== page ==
English is the primary language, with each region possessing unique accents and colloquialisms. As the UK embraces multiculturalism, a variety of different dialects – including Polish, Punjabi, Urdu, French, German, Spanish – are also used within smaller communities.
When it comes to entertainment, the UK is a real hive of activity.
From award-winning theatre productions to calming walks through the countryside, the UK has something to suit everyone.
Regardless of how you like to spend your free time, there is always plenty to keep you entertained. Dining out, socialising with friends or dancing through the night are all options, especially in some of the larger towns and cities.
Naturally, when you’re away from work you may wish to explore more of the UK. London has many world-famous attractions to offer, but it’s also worth venturing out of the capital in search of fun.
The Somerset city of Bath houses Roman-built spas and is renowned for its natural hot springs, while the natural beauty of the Yorkshire Dales in the north of the country attracts visitors throughout the year. Further west, Cornwall, and Devon offer their fair share of wonder, and the Scottish city of Edinburgh hosts an annual comedy event that is certain to leave you smiling.
When people think of British food, they immediately pick out traditional dishes like roast beef and Yorkshire puddings, fish and chips, and sausage and mash potato. However, there are so many more options to choose from.
Britain offers some of the most delicious dishes in the world, with the types of food available ranging from Michelin-starred cuisine to tantalising street food.
Chicken tikka masala may be more closely associated with Indian dining, but this dish is a huge hit amongst the British population and is a perfect example of how the country adapts and absorbs external influences. The nation has also embraced dishes from across Europe, with Italian and Greek food proving popular, while Chinese, Japanese, Indian and Mexican restaurants are all easily accessible.
As the UK welcomes cultures from around the world, halal meat is widely available in city restaurants and is clearly marked.
Most restaurants also cater to vegetarian and vegan diners. When eating out, it is customary to leave a tip of around 10 to 15 per cent of your total bill however, this is not mandatory. Occasionally, this additional charge will be incorporated into your bill, so it’s always a good idea to check carefully before paying.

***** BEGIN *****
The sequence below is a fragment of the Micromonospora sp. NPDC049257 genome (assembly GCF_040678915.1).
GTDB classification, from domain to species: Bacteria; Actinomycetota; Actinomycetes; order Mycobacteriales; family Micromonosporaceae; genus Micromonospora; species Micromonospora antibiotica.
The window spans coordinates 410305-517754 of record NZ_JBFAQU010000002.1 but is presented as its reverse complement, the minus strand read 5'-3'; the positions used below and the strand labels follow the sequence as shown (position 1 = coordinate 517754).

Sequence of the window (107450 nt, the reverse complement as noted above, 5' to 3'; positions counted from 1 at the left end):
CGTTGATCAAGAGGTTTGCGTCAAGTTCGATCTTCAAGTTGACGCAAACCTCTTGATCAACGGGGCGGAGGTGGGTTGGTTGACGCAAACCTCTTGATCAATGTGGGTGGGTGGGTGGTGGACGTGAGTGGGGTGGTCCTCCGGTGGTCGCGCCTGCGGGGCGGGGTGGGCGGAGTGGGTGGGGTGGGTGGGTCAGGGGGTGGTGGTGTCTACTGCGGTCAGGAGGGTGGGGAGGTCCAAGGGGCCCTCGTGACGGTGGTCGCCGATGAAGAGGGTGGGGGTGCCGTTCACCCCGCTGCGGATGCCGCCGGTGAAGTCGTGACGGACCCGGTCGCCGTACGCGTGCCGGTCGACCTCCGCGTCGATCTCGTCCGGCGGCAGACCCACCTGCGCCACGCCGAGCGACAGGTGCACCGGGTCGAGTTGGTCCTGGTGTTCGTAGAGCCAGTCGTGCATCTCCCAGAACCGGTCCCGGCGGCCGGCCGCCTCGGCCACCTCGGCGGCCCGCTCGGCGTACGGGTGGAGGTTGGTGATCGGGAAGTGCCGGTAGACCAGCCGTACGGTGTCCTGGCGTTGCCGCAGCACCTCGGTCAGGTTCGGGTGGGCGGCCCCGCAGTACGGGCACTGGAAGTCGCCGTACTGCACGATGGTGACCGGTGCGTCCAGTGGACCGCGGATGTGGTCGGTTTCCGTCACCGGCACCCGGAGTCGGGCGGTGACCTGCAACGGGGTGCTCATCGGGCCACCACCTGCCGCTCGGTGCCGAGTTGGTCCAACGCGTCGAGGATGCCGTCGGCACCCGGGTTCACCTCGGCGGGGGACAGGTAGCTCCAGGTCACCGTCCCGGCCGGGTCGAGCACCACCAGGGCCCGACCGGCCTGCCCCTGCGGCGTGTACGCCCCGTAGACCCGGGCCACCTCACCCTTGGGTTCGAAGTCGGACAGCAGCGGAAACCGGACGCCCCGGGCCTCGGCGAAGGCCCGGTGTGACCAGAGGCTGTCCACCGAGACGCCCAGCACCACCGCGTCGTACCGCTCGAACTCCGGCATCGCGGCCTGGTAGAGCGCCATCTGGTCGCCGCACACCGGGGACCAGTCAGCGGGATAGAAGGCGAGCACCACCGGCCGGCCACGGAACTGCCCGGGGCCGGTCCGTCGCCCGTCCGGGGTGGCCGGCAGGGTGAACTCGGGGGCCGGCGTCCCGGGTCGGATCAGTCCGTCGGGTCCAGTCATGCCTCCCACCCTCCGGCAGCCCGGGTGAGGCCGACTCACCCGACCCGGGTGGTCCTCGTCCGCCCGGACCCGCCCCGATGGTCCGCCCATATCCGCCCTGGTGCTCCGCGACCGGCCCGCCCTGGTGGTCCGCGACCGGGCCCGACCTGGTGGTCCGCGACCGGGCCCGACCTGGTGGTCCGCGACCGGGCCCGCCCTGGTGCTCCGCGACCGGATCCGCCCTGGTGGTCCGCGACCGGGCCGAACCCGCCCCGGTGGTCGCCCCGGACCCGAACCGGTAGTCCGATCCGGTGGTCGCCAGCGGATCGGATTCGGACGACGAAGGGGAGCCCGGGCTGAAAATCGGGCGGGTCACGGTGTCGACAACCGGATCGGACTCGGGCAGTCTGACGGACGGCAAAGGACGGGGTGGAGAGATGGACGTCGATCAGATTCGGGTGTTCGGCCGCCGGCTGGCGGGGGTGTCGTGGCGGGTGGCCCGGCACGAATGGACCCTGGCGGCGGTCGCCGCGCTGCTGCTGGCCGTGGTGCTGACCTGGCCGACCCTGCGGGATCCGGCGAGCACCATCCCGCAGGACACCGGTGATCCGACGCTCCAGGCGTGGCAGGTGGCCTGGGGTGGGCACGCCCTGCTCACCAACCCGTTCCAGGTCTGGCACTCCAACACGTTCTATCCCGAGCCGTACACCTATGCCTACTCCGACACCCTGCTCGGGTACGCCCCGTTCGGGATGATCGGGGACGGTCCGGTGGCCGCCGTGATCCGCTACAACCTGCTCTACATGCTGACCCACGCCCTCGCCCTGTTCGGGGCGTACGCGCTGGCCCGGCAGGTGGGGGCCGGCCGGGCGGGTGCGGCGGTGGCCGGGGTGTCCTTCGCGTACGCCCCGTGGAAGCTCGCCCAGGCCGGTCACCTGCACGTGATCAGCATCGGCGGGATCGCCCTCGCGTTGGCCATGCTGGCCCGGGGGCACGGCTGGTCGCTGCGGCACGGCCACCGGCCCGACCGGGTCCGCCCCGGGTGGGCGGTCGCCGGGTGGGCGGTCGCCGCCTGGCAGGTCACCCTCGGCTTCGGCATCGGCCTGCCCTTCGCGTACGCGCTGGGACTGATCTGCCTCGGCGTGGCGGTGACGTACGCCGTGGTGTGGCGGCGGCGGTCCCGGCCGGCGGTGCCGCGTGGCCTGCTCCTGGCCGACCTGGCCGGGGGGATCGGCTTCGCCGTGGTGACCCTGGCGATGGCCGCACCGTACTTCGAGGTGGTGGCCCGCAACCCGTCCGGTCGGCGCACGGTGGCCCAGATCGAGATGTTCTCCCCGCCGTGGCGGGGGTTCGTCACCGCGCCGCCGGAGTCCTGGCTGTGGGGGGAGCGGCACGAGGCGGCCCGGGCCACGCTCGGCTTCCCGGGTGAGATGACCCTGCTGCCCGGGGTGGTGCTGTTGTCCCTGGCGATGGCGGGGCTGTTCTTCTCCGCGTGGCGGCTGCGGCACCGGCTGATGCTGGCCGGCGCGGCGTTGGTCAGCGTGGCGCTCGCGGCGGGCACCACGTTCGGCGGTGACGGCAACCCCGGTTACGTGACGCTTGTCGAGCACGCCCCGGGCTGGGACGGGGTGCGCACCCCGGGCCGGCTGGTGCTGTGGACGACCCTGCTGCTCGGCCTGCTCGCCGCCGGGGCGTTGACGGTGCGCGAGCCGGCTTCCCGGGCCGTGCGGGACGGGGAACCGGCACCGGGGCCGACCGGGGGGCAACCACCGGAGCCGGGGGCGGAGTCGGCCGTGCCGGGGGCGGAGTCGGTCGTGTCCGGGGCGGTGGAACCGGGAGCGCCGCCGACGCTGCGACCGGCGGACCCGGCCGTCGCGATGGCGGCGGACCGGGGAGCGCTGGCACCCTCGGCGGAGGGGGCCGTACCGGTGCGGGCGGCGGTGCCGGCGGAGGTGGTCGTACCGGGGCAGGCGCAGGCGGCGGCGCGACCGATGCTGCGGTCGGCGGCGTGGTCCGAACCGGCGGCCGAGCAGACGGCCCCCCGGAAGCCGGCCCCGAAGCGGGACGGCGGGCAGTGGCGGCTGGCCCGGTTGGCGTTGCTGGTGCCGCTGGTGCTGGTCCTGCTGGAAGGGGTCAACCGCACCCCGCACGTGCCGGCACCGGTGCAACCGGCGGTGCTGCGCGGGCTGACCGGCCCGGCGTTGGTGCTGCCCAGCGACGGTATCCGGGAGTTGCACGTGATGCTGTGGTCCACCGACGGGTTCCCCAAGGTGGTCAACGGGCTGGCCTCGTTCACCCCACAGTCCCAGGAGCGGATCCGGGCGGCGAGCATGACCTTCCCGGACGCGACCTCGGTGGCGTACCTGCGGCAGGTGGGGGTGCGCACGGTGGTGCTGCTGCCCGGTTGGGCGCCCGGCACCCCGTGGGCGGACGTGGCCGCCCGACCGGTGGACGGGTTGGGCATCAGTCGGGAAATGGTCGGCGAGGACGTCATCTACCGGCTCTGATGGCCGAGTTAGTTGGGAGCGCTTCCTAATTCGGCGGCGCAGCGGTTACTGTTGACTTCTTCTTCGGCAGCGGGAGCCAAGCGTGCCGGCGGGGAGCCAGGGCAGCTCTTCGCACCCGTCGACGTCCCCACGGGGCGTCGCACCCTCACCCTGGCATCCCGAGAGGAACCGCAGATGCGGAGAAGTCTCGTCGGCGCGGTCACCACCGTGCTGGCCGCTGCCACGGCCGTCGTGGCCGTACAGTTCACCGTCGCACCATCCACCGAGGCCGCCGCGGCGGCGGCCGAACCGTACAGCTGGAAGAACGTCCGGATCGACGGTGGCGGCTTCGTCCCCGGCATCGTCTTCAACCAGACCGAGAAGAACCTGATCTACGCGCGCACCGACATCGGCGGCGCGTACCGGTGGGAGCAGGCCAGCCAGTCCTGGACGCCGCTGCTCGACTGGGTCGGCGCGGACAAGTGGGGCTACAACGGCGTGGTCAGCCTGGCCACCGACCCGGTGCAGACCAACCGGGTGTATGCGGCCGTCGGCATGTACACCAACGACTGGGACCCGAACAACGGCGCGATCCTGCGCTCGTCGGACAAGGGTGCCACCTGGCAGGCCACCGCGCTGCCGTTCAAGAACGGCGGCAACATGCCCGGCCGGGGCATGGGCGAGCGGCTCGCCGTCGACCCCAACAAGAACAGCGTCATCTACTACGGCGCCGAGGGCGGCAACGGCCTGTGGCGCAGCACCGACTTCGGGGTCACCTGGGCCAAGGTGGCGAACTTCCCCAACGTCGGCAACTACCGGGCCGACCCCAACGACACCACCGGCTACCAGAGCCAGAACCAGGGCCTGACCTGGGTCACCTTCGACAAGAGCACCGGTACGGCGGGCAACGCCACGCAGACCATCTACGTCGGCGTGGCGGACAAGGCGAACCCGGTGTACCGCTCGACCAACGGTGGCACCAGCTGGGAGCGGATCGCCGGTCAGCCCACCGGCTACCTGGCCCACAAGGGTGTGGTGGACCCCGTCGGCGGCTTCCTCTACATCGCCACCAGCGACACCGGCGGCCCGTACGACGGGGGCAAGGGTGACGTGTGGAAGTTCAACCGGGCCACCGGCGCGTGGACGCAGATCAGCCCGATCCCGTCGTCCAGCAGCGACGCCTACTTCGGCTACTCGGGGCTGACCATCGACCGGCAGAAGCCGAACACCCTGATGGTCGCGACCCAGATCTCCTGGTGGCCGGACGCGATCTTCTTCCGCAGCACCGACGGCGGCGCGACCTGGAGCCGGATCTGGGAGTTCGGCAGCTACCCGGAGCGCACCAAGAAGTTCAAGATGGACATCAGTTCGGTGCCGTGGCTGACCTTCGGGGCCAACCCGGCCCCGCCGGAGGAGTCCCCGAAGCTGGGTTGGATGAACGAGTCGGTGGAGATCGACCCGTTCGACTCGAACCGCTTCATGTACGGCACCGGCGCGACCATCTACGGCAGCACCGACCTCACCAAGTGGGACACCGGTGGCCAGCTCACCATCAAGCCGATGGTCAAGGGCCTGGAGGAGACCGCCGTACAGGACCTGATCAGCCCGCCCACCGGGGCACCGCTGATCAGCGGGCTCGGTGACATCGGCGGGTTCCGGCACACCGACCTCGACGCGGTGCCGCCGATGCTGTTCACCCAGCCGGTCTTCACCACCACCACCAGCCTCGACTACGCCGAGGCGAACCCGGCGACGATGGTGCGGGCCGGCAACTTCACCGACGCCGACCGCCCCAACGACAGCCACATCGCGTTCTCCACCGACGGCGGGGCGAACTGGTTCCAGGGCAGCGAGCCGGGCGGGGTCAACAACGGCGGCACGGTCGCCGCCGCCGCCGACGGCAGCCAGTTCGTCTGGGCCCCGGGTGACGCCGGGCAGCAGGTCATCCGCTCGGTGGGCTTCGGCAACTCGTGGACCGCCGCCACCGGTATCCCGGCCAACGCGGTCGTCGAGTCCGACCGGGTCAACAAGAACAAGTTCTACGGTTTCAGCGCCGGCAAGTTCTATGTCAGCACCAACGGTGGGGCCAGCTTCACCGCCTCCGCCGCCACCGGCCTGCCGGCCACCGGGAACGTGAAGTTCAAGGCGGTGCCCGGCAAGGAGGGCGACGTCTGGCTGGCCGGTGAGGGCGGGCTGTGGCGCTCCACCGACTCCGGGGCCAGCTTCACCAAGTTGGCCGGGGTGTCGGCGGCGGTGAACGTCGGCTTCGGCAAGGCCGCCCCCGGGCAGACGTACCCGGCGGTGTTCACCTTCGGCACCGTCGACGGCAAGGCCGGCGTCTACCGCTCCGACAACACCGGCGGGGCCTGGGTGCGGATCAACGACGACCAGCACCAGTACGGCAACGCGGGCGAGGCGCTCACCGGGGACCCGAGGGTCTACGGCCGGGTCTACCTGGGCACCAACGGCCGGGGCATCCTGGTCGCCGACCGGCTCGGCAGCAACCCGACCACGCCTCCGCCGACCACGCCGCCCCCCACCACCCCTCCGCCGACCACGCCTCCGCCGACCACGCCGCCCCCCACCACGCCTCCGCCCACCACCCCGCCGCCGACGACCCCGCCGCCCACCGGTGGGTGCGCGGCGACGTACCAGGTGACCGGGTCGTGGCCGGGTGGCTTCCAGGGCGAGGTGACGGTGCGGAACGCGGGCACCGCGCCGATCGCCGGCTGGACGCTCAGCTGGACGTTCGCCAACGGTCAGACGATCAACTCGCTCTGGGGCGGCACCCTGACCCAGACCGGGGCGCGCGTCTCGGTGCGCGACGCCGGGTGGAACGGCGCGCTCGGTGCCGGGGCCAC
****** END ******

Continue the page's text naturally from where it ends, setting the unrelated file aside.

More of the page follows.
Sports & culture
Sport is a huge part of life in the UK. Many British people enjoy going to a gym or exercising at home, while sports like football, cricket, rugby, and tennis are very popular. Activities such as cycling and swimming have also witnessed a surge in popularity following the London 2012 Olympic Games.
However, by far the most popular sport is football (soccer), a game that was invented in the UK and remains the national pastime. Around one in five people play regularly, and there are facilities available in both rural and urban areas.
The UK is also home to the Premier League, the most-watched sports league in the world, which regularly attracts TV audiences from across the globe. If you want to attend a match, tickets are available online for between £9 and £97, depending on the team you want to watch. Be warned, though, these can sell out very quickly.
The climate is predominately cool and cloudy with regular rainfall, especially in the early and latter stages of the calendar year.
Typically, the warmest months are July and August, however, temperatures can rise in May and June. The average summer temperature is around 21°C.
Temperatures begin to drop throughout September and October before plummeting in January and February with average daily highs reaching no more than about 7°C. Frost and snow are not uncommon during these months. It is worth noting that temperatures in cities such as London are generally higher than in more rural areas.
Weather programmes on main TV channels as well as smartphone apps such as BBC Weather and Met Office are a common means of checking what the weather has in store in any given region.
Most of the UK has eight permanent public holidays per year:
- New Year’s Day (1 January)
- Good Friday (Date varies – March/April)
- Easter Monday (Date varies - March/April)
- May Day (Date varies – First Monday in May)
- Spring Bank (Date varies – Final Monday in May)
- Summer Bank (Date varies – Final Monday in August)
- Christmas Day (25 December)
- Boxing Day (26 December)